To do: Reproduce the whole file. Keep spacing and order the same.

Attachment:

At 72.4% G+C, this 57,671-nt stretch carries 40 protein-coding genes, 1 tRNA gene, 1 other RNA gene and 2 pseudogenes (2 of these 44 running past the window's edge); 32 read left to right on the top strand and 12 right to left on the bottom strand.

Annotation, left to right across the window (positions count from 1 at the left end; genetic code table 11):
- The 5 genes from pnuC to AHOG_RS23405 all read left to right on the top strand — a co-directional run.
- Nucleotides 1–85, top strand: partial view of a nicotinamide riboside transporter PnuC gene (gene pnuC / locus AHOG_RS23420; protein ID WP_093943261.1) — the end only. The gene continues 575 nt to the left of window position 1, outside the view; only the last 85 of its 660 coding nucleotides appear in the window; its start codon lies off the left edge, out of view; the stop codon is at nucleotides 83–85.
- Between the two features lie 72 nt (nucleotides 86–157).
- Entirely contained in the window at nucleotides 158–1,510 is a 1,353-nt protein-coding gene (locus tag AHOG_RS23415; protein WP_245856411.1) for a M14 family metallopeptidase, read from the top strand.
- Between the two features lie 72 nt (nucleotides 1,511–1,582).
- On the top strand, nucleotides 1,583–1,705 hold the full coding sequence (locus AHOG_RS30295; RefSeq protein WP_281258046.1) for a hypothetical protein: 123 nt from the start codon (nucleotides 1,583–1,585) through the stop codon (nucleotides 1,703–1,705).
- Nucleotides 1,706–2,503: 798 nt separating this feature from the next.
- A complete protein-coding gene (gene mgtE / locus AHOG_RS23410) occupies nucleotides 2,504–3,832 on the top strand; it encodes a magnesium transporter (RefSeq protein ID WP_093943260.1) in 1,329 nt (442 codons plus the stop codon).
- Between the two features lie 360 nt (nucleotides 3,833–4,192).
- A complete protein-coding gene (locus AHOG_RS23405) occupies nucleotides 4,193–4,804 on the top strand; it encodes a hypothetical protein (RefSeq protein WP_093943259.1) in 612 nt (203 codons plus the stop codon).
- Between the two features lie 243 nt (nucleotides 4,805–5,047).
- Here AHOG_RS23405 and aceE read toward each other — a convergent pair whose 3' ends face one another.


At 72.4% G+C, this 57,671-nt stretch carries 40 protein-coding genes, 1 tRNA gene, 1 other RNA gene and 2 pseudogenes (2 of these 44 running past the window's edge); 32 read left to right on the top strand and 12 right to left on the bottom strand.

Annotation, left to right across the window (positions count from 1 at the left end; genetic code table 11):
- The 5 genes from pnuC to AHOG_RS23405 all read left to right on the top strand — a co-directional run.
- Nucleotides 1–85, top strand: partial view of a nicotinamide riboside transporter PnuC gene (gene pnuC / locus AHOG_RS23420; protein ID WP_093943261.1) — the end only. The gene continues 575 nt to the left of window position 1, outside the view; only the last 85 of its 660 coding nucleotides appear in the window; its start codon lies off the left edge, out of view; the stop codon is at nucleotides 83–85.
- Between the two features lie 72 nt (nucleotides 86–157).
- Entirely contained in the window at nucleotides 158–1,510 is a 1,353-nt protein-coding gene (locus tag AHOG_RS23415; protein WP_245856411.1) for a M14 family metallopeptidase, read from the top strand.
- Between the two features lie 72 nt (nucleotides 1,511–1,582).
- On the top strand, nucleotides 1,583–1,705 hold the full coding sequence (locus AHOG_RS30295; RefSeq protein WP_281258046.1) for a hypothetical protein: 123 nt from the start codon (nucleotides 1,583–1,585) through the stop codon (nucleotides 1,703–1,705).
- Nucleotides 1,706–2,503: 798 nt separating this feature from the next.
- A complete protein-coding gene (gene mgtE / locus AHOG_RS23410) occupies nucleotides 2,504–3,832 on the top strand; it encodes a magnesium transporter (RefSeq protein ID WP_093943260.1) in 1,329 nt (442 codons plus the stop codon).
- Between the two features lie 360 nt (nucleotides 3,833–4,192).
- A complete protein-coding gene (locus AHOG_RS23405) occupies nucleotides 4,193–4,804 on the top strand; it encodes a hypothetical protein (RefSeq protein WP_093943259.1) in 612 nt (203 codons plus the stop codon).
- Between the two features lie 243 nt (nucleotides 4,805–5,047).
- Here AHOG_RS23405 and aceE read toward each other — a convergent pair whose 3' ends face one another.